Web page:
§ 56. Mr. Eldon Griffiths
asked the Secretary of State for the Home Department if, in view of the greatly increased frequency in the use of firearms in the course of major robberies committed in London, he will reconsider the evidence submitted by the Police Federation on the abolition of capital punishment, in which the Federation predicted that this would lead to an increase in the use of guns in the commission of crime: and if he will make a statement on any further measures he is taking or proposing to take to limit the availability and punish more severely the use of such weapons by criminals.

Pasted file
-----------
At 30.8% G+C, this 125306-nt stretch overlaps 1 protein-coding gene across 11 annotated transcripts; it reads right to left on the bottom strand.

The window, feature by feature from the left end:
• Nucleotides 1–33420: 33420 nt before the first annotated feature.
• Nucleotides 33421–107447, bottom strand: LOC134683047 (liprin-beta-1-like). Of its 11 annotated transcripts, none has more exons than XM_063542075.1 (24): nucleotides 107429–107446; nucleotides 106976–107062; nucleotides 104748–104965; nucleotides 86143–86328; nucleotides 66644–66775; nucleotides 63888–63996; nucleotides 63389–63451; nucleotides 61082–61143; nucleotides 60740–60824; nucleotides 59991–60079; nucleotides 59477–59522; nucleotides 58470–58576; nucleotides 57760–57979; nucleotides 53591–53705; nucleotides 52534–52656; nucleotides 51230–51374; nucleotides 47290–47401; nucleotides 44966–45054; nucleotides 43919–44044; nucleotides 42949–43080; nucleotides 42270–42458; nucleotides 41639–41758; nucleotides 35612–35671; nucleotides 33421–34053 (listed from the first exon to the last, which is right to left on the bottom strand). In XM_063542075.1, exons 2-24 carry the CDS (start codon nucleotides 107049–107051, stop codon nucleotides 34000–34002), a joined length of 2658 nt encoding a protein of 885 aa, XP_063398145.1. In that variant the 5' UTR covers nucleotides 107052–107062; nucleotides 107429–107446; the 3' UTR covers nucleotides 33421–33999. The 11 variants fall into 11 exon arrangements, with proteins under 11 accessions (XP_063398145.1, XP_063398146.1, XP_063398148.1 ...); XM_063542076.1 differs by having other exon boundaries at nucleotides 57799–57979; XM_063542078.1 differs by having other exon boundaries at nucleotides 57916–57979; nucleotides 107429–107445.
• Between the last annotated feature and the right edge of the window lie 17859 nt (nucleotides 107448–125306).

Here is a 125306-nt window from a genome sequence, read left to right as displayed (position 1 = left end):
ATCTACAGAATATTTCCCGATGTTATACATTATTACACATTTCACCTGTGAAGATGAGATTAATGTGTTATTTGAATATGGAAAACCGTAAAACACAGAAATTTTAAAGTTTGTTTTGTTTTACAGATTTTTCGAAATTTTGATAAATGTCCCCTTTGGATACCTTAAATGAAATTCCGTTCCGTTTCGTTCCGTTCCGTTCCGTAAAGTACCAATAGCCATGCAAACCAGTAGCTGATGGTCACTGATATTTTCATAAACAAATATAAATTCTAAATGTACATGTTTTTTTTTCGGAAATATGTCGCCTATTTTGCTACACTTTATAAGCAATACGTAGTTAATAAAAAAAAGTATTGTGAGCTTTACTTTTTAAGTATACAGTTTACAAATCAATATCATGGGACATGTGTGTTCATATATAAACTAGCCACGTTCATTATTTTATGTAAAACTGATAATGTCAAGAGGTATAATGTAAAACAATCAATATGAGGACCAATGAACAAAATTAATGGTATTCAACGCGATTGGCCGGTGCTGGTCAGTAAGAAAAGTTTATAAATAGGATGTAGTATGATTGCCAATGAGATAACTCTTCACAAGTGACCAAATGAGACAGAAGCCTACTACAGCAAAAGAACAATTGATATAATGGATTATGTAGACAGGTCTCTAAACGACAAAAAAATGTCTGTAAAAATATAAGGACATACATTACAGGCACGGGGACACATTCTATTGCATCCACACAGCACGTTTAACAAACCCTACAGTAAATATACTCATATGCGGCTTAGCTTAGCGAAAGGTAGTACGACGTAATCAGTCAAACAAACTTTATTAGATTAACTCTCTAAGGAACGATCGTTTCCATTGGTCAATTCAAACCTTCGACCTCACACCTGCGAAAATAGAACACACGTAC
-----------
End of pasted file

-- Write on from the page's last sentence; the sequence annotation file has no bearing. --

§ Mr. John
The question of capital punishment has been considered at frequent intervals and we are satisfied that there are no grounds for reintroducing it. The Firearms Act 1968 provides a maximum penalty of life imprisonment for certain offences involving the possession or use of firearms for criminal purposes and 14 years' imprisonment for others. Nevertheless, the increasing use292W of shotguns in violent crime is a disturbing trend. Proposals for legislation to make it more difficult for criminals to obtain such weapons were circulated to interested parties last year. In the light of comments received on those proposals, the Government intend to introduce legislation.